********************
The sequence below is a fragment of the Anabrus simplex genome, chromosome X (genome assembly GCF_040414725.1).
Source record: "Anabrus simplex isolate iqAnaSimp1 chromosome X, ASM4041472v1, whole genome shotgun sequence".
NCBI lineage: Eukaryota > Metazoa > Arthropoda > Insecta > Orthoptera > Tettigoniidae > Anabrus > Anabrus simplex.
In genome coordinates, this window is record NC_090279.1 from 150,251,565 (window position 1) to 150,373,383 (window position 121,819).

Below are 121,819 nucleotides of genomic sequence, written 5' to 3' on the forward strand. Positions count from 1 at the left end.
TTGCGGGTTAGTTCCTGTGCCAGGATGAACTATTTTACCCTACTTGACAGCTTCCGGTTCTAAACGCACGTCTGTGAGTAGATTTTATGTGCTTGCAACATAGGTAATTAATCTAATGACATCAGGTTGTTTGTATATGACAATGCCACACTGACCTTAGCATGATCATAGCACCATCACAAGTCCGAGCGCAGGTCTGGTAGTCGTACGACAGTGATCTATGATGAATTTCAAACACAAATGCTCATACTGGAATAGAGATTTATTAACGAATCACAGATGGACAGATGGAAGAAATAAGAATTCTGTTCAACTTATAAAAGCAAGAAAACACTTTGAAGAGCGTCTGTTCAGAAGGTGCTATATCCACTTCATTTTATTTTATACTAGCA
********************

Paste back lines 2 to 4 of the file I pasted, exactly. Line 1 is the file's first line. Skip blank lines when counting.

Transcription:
Source record: "Anabrus simplex isolate iqAnaSimp1 chromosome X, ASM4041472v1, whole genome shotgun sequence".
NCBI lineage: Eukaryota > Metazoa > Arthropoda > Insecta > Orthoptera > Tettigoniidae > Anabrus > Anabrus simplex.
In genome coordinates, this window is record NC_090279.1 from 150,251,565 (window position 1) to 150,373,383 (window position 121,819).